Newspaper Page Text
In their effort to befog Issues and to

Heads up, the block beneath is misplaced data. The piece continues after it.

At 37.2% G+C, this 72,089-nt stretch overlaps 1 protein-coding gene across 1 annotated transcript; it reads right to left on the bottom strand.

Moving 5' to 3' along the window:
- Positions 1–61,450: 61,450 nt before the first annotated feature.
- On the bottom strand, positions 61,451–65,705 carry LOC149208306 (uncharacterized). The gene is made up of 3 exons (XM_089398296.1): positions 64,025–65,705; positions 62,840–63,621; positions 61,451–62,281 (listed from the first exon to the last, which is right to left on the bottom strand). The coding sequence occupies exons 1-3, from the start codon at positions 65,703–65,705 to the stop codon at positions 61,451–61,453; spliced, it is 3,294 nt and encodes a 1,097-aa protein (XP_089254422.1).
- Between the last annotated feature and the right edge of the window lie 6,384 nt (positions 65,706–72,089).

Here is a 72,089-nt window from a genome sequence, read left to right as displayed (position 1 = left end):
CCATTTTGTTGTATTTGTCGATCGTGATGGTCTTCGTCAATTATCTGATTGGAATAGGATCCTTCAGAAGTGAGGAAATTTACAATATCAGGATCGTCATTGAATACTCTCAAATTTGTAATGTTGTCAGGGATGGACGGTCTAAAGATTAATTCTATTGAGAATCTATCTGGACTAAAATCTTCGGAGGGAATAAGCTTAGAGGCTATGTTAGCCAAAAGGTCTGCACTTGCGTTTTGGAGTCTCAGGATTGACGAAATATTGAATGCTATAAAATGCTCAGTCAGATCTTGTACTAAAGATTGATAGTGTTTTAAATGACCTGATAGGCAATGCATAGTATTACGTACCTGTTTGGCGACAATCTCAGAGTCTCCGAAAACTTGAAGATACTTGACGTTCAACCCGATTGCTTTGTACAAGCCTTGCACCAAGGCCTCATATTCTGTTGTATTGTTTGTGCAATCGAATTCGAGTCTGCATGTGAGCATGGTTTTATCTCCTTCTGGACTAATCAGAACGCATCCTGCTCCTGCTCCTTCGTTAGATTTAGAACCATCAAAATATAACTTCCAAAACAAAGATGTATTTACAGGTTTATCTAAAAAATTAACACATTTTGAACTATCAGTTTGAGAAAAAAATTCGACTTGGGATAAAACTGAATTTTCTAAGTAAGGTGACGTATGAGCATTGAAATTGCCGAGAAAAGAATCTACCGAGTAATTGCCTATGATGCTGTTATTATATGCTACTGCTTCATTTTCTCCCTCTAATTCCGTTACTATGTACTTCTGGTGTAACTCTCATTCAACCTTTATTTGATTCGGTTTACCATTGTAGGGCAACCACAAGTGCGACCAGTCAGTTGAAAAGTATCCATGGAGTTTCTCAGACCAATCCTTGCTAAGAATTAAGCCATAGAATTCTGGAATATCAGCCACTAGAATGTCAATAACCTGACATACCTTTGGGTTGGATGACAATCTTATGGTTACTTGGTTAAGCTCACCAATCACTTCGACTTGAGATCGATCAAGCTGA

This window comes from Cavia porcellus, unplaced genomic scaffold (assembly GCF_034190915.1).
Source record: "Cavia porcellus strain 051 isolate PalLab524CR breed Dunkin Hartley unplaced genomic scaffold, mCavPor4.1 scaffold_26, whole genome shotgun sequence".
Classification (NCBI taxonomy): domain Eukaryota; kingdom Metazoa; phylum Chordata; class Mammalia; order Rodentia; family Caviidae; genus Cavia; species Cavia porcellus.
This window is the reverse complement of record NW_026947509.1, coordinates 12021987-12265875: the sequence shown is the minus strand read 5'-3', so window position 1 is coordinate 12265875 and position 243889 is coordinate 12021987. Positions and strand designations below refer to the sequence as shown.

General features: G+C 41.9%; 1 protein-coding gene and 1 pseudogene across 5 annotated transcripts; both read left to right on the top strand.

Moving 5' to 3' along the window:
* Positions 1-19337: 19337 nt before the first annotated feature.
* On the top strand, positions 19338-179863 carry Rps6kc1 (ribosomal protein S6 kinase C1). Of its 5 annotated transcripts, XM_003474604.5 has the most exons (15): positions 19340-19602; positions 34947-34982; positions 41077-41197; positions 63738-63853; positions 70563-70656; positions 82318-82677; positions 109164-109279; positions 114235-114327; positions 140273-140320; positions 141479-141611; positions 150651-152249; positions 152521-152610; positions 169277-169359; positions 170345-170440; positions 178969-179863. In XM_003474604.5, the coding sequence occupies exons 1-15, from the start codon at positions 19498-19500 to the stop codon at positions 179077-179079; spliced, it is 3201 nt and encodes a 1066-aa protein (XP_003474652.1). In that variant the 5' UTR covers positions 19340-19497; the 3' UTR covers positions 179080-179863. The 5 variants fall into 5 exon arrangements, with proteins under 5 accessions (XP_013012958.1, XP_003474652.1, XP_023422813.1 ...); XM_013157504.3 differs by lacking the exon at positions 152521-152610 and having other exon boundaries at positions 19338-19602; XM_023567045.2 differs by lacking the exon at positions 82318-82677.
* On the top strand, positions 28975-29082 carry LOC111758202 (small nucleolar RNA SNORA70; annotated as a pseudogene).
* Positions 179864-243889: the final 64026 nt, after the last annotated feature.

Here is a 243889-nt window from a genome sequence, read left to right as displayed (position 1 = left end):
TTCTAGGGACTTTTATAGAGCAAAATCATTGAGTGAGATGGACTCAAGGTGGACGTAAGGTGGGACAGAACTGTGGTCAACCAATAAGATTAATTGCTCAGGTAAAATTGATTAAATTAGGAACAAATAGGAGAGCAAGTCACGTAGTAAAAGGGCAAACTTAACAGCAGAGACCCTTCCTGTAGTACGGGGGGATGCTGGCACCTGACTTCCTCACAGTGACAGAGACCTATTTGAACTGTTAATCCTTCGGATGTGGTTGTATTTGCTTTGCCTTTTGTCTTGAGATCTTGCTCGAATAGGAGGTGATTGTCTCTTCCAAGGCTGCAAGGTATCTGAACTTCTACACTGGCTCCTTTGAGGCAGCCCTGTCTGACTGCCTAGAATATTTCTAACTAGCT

mislead and misrepresent for the purpose of gaining and keeping poli tical control, the leaders of the Non partisan League have applied these tactics not only to the grown people of our day. They have set out de liberately to mold the minds of the coming generation in their favor by Weans of our public school system. Truths that the children should know are kept away from them. Claims of achievement under liuzy economic theories are being put for ward as facts. When the mind is given falsehoods for facts we are in a bad way. No one can arrive at sound conclusions if he reasons from a false premise. Tyrants Fear Honest Education. The government which we now have In North Dakota is a tyrannical gov ernment, not a democracy. Unlimited concentration of unusual power in the hands of public officials is tyranuy. It matters not whether such powers are voted Into the hands of elective or appointive officers or if they are arrogated by the rules themselves. Tyrants have always recognized en lightenment and. education as their mortal enemy. The political gang In control of our state government also recognizes that just as soon as the people get the facts with reference to all the League claims and theories there will be wholesale desertion from the Townley ranks. Regulation, Control and Pollution. An honest effort has always been made to teach facts and how to get at facts in our schools. The leaders of the Nonpartisan League realize, of course, that political control based on misrepresentation and misinforma tion cannot last long with our public school system and educational institu tions functioning normally. Therefore, the schools must be gotten at some how in order to attain the desired end. Political regulation, control and pollution has been resorted to. Teach ers' certificates are issued by ap pointees of the gang instead of by the elected superintendent of public Instruction. School boards are put in such positions that they must be "friends" of the administration or be embarrassed financially in the hand ling of the schools In their charge. Our school libraries are being filled with books and magazines that pro' pound the doctrines of socialism, syndicalism, anarchy and radicalism In all forms. The books that defend the fundamental principles of popular government are thrown out and maga zines of the same type are stopped from coming to the reading rooms. Local school boards are prohibited by a 20 per cent limit law from vying enough taxes to take care of necessary current expenses. (Everything that goes to make the schools, from cost of chalk to cost of teachers, has in creased. A steady growth in the num ber of children demands more room and more equipment.) Political Control Through Money Control. In the juggling of our tax system to smuggle in single tax ideas, such laws and rules have been made that many of our well-to-do school districts are now compelled to operate largely on outstanding warrants. The Hatton school district, Traill county, one of the richest school districts in the state, will have between seven and ten thousand dollars worth of its paper on the market. In the state bank, did someone say? N'o, sir! Neither can the Hatton school district borrow from its local banks as it has done for thirty years, without per mission from the Bank of North Da kota. All of our public school nunify Is now placed In the hands of the Townley gang instead of remaining in the hands of the people that raised It by (laying their taxes. Local bunk ers have always arranged to take care of the schools during the short sea son. Not so with the Bunk of North Dakota, that now has charge of the school funds. It evidently has friends nearer and dearer that must be taken care of. "SOMEBODY LIED" "Twelve million dollars saved on grades in 1919 crop, (estimate made by Ladd)." This statement is pub lished as a fact in the "claims" col umn of the Townleyized press. Also "$7,000,000 saved in 1919 crop on dock age claimed by Ladd." Farmers are «xpected to swallow both statements. Examine Claims. Let us examine these "claims." If the rest of the Townley gang's "claims of savings" are as truthful as these, and we take It for granted they are, then the gang's nerve in trading on the farmer's gullibility has "reached a new high water mark. The 1919 crop was about 55,000,000 to 60,000,000 bushels. The claims of savings total 19 million dollars. Nineteen million dol lars on fifty seven million bushels amounts to 33% cents a bushel. Two lines of market stations line the Red river, one on the North Dakota side and one on the Minnesota side, Wah peton-Breckenridge, Christine-Wol ver ton, Fargo-Moorhead, Grandin-Hen drum, Hillsboro-Halstad, Buxton-Nlels vill®, Grand Forks-East Grand Forks, and so on to the Canadian line. Claims Would Bring Minnesota Wheat If True. If the North Dakota markets men tioned paid 33% cents more a bushel for wheat, why did they not get the Minnesota wheat which was adjacent and common territory? Why did farm ers such as Mr. Nesvig of Fargo and many others all along the- line haul their wheat to Minnesota where they •figured they got a better deal under federal grades and rules than here where their "farmer friends" boss the roost? Are these farmer simpletons? Before any tax can be levied for taking up outstanding warrants, these must be registered at Bismarck in the Bank of North Dakota. This places the control of the school district's financial affairs under the thumb of the industrial commission and the po litical gang that controls our state government. If the school board hap pens to be a "friendly" one, a way can perhaps be fouud to accommodate it. If not, it will have to find its own way with no credit at the bank where its money must be deposited, and, of course, no credit at any bank with which it can not do business without the consent of the bank that handles the money. Teachers Leaving—Officers Resigning. The best of our teachers are leaving the state because of being compelled to court favors from an unscrupulous radical political gang. The best peo ple in every community are resigning as school officers because of the un usual and unnecessary reports and reports that are required by the Bank of North Dakota in order to keep its accounts with the school district straight. Our public schol system is being paralyzed because of the injection of partisan politics. The people of each school district who in thirty years have been able to build up our schools so that our state was rated as fifteenth in the Union, cannot now be trusted with the management of their o.wn schools. The higher institutions are being piloted into the seas of social ism. They are being Tottenized. The heads of our state institutions must bark for socialism or out they go. (Continued on page 4) Or is Ladd and the rest of the socialist gang, talking through their hat. com monly speaking, lying? Hud such prices prevailed, Breckenridge, Wolver ton, Moorhead, Haistad, Hendrutn, East Grand Forks and all similarly situated Minnesota elevators would have been closed for lack of business. Even a difference of 5 or 10 certs a bushel would have brough the Minne sota wheat to North Dakota, but It stayed at home, and much North Da kota wheat crossed the Red to get a better market in Minnesota. Such barefaced lies will come home to roost. A gang that resorts to such balderdash must be In the last ditch. It's a pity that Professor Ladd's name should be used as a cloak for such falsehoods. Only the hope that a lie spread thick enough will always leave some stick ing. especially among those who either do not read at all or do not read any thing but the claims and arguments of one side, could give even the Townley ized with its gall and nerve, courage enough to put such a fantastic and untruthful claim In print. Forgot to Tell About Melon Patch. A farmer hauling a 100 bushel tank of wheat to Breckenridge. Moorhead or East Grand Forks, could, according to this claim, have hauled it across the bridge, and less than a quarter mile, and received $3.1.:! more for the tank of wheat, but didn't do it. Evi dently money is no object to Minne sota fanners. Townley must have for gotten to inform even his friends on the Minnesota side about the melon patch across the Ited river in North Dakota. RO Be Sure To Vote And Vote Right On June 30th. PARALYZING OUR SCHOOLS WHAT THEY ARE The leaders of the Nonpartisan league and many of their local henchmen are not "friends of the farmer" nor of labor as they claim, but radical agitators for selfish purposes operating at the expense of the honest farmer and labor unionist. This is proven by their own action to-wit: First—By the enactment of the industrial commission law, which is a politcal grapple-hook with which to centralize power and furnish jobs for selfish political manipulators at a tremendous expense. It is a needless middleman. It serves no good public purpose. Every insti tution and industry over which it has charge can operate as efficiently by being made self-operating and Independent of the industrial com mission. The industrial commission is an unnecessary public burden and a menace to popular government. Legislators who ijre responsible for such a law are not friends of either the farmer or the laborer. Set®nd—By the anti-Injunction law favoring the I. \V.' W. and other disturbers of the peace as against the farmer, the property owner and the loyal peace-loving wage-earner. Third—By the labor compensation law which Is taking the money away from employers of labor in excess of what it costs to protect labor a?»inst accident. This increases the cost of goods and service and th idded expense falls in the end on the consumer. In practice It amounts to an arbitrary tax levied on employers by a board appointed by the governor. This law is represented to be a benefactor of labor when as a matter of fact It Is a scheme for gathering political power In the hands of those in control of the state government. It is a scheme for political grafting at the expense of the public and iu the name of labor. Fourth.—By the homebullders law and extension of eminent domain, both of which are a burden and a threat against landowners anc. of little value to the public as c.vnpar-d to its cost. This is a scheme for political grafting in the name of the home-seeker. Fifth—By using a great part of the $200,000 immigration fund to keep men and women on the state payroll for the purpose of develop ing and spreading socialism, which neither the average laborer nor farmer believes in. Sixth—By creating a large number of expensive political jobs for socialist henchmen, many imported from other states. The farmer pays the greater part of the cost of maintaining these jobs been use under the "New Day" in North Dakota, lie is made to pay 70."G per cent of all taxes by direct levy and another 15 per cent indirectly by other tax schemes that hit the farmer the hardest. Seventh—By an unfair hail Insurance law which in fact compels farmers who do not want hail protection to carry this protection for themselves and to help to pay for it for others. This is tyranny and a clear case of unjust taxation. Eighth—By their open and secret trafficking with red radical socialists and labor agitators of the extreme type sum as Debs, Mills and Kate O'Hare, all of which have undermined our standard of morals, our homes, our schools and our ideals of government. People who are guilty of this are not friends of the people of North Dakota. No man or set of men responsible for such laws and deeds as those enumerated above can claim to be "farmer friend" or a friend of the honest and respectable laborer. They are self-confessed radical agita tors and enemies of the farmer who is a capitalist, an employer of labor and a producer. They are stumbling blocks for the laborer who believes that the humun family Is better off when the individual can earn, save and spend according to his own notion, merit and capacity. Any person who believes in a God and that the ownership of property and the possibility of acquiring property stimulates the thrift and contentment that is needed for the maintenance of popular govern ment and the perpetuatiou of the human race, has not and canuot have anything in common with socialists or socialism. Even if you think that state-ownership and operation of all indus tries will cure all ills of which man complains which is the materialist philosophy of life on which socialism is based, you will have to admit that you do not KNOW how it will work our. It must also be admitted that a fair "try-out" of publicly owned mlils and elevators can be had with the sum of $2,000,000, which is positively promised in the platform upon which all Anti-Townley candidates for office in North Dakota are now seeking nomination and election. Why, then, if you are not a radical socialist should you vote for the re-election of a political gang that is guilty of all of the foregoing and all of the following: Ruination of the credit of our slate and thousands of its people. Almost complete destruction of our state constitution. Attempted pollution of the minds of our youth and paralyzing of our school system. A taxation scheme which will, If further developed, lead to con fiscation, in the name of the state, of all real property. Public grafting by means of fake stores. Political grafting by means of an attempted monopoly of the public press. Trying to paralyze our county enforcing machinery by urging the approval of the state sheriff law: Trying to do away with honest elections by urging approval of the absent voters law Planning a reign of political terrorism as a means of perpetuating themselves in office by urging the approval of the smelling committee law To cap the climax they are now cowardly evading the red flag Issue and sneakingiy trying to confuse the voters as to how to vote on the anti-red flag law, so as to get them to unintentionally vote to approve of the display of the red flag in our midst. WNL£"SO O N I N IS A S Only 7 left r~ 2 3 S 6 7 8 9 10 tl /(, 19 xs 26 THE I. V. A. AND THE SLUSH FUND The leaders of the Nonpartisan league are apparently relying more than ever on their ability to play on the passions and prejudices of the voters instead of convincing them by reasoning. They are charging with more vehemence than ever that the Independent Voters association (I. V. A.) is maintained financially by some corporation, individual or set of In dividuals that are "enemies of the farmer" and that the tilings that are done by the I. V. A .are suggested by some sinister influence that has any thing but the welfare of the common people of North Dakota at heart. The leaders of the Independent Voters as sociation have challenged the makers these charges time and again to produce a single fact to prove their charges hut none lias come and none can be produced. The Independent Voters association makes its plea for financial support open and above board. The support comes in the form of membership fees ind voluntary donations and special campaign fund apportionment among those who are opposed to Townleyism and willing to help to get the facts shout, it to the average voter who has been misled by people who have had his confidence under the guise of be ing his friends. Beginning of I. V. A. "Slush Fund." The first money for the Independent Voters association came in the form of a number of $5.00 payments made by citizens from Steele and Griggs counties. Later this was augmented by the organization of the association for a statewide campaign and the establishment of two membership fees. A regular membership fee which was $10.00, and included a year's sub scription to The Independent. The other was a development membership fee of $25.00 or more which included a subscription to The Independent to the member for the period off his membership and a six months' sub scription to one other person for each $5.00 paid in the form of a develop ment membership fee. In order to get the association launched on a statewide scale, loans of $100.00 per individual were asked for in February 191!), among those who were already awakened to the dangers that lurked in Townleyism, Eighty-five persons responded to this call for loans. These loans were paid hack by setting aside as a loan repay ment fund, $5.00 out of each develop ment membership fee that was paid until the amount so set aside was suf ficient to pay back all such loans. 1919 Referendum Fund. When it was decided that for the The cheap and childish talk about grading and dockage indulged in by •the socialist press is simply ridiculous in view of the actual facts surround ing this difficult matter. good of the state, a number of tha most far-reaching laws that wer» passed by the regular session of tha legislature in 1919, should referred to the people, it became the task of ttoa Independent Voters association to in augurate that referendum election. A special campaign fund was solicited among the supporters of that move ment which amounted iu all to less thau $40,000.00. Self Sustaining Campaign. As soon as the harvest season was over in the fall of 1919, an active campaign against Townleyism was in augurated. Speakers, tieldmeu and literature were seut into county after county to call the people to arms, as it were, against this political dragon that had fastened itself upon our hacks. The expenses of this cam paigning were cared for by the mem bership fees that, were collected as the campaign moved oil und on into territory where people were being aroused out of their political lethargy. Special Campaign Now. For the purpose of defraying tha expenses of the special campaign In which the Independent Voters asso ciation's now engaged, a special cam paign fund is being raised by asking the anti-Townleyltes in each county to chip in according to their financial ability and desire to help. Political Independence the Privilege of All. Thousands of voters, the majority of them farmers, have contributed to the coffers of the Independent Voters association from time to time and thus helped to make it possible for it to carry on the campaign of agitation, organization and education which has been conducted by this organization since it was founded shortly after the last general election. GRADING AND DOCKAGE Honest Grades Wanted. There is hardly a man in North Dakota outside of the insane asylum who does not desire and believe in a just and correct standard of grades, just as well as he believes in sound money and honest weights. The great difficulty is how to find a standard method of grading that will enable seller and buyer of grain to grade fair ly the varying crops from year to year. One year large plump wheat, the next year kernels shriveled by drought or rust. Even in the same year the dif ferent zones of the state frequently demand different grading methods. Present System Faulty. The present state grading system, which on account of the litigation as to whether any one state can demand that Its grades be recognized by the general expert market is suspended by the federal courts, probably tempo rarily, Is very far from perfect. Equal quantities of three certain lots of wheat grading respectively No. 1, No. 2 and No. 3, if mixed will all grade No. 1. Were the grades perfect, this could not lie done. To find (he bread value and feed value of a varying crop will require the careful experi ence of many years to come. The present rules on dockage have not produced the great money gains for the individual farmer, or farmers in general, that is claimed, as every farmer who raises wheat knows. Much of the crop does not come under the rules on account of the 3 per cent limit in some the cost of cleaning ex ceeds the feed value of matter separ ated in many places the market is lowered when dockage is paid for. While in practice it has worked some hardship for farmers' elevators in Every honest farmer and other citi zen will admit that it is the privilege of those who do not agree with hi in politcall.v to un'te for political action in opposition to him and to help cre ate the necessary funds to wage tlis various campaigns that may be un dertaken from time to time. A farm er or other citizen who is a member of the I. V. A. has a right to con tribute to the treasury of this organi zation without being accused by his neighbors of being their enemy or a traitor in their midst or a tool of some mysterious sinister influence somewhere. That is political liberty guaranteed to every citizen. Produce Proof or Be a Liar. The leaders of the Nonpartisan league should either be put down as (Continued on page 3 handling the crop, the principle that a man should get what his grain is worth, whether it is fit for bread or for feed or for both is sound and will in due time be worked out. In some states the fanning mill and feed grin der on the farm has practically elimi nated the problem. Grading and Dockage—Neither State Nor Partisan Problems. Neither grading nor dockage are par tisan problems. They are everybody's problem in this state. In the long run neither buyer nor seller can be gouged or cheated In this matter, and an hon est and practical method of establish ing grades and disposing of foreign matter or partially damaged grain Is of equal importance and value to both parties concerned. A Just and correct solution can be found only through honest and persistent study of the problems involved, not by false charges and lying claims put forth for selfish political purposes. It Is sheer folly to talk or think that any law or set of laws that we in North Dakota can enact with refer ence to the grading of grain can he of any material value to the farmers of the state. Every bit of North Dako ta's wheat and flour except what little is needed for food at home is sold and must be sold in other states and coun tries, and In competition with the grain and grain products produced in other states and countries. We can not Increase the value of North Da kota wheat or compare it with the value of other wheat In the public market by designating some new grades or grading standards or making some rules about how to handle dock age. The problem of grain grading so far as North Dakota is concerned is an Interstate one. Therefore legislation, so far as It can be made use of in solving it, must be enacted by co» gress.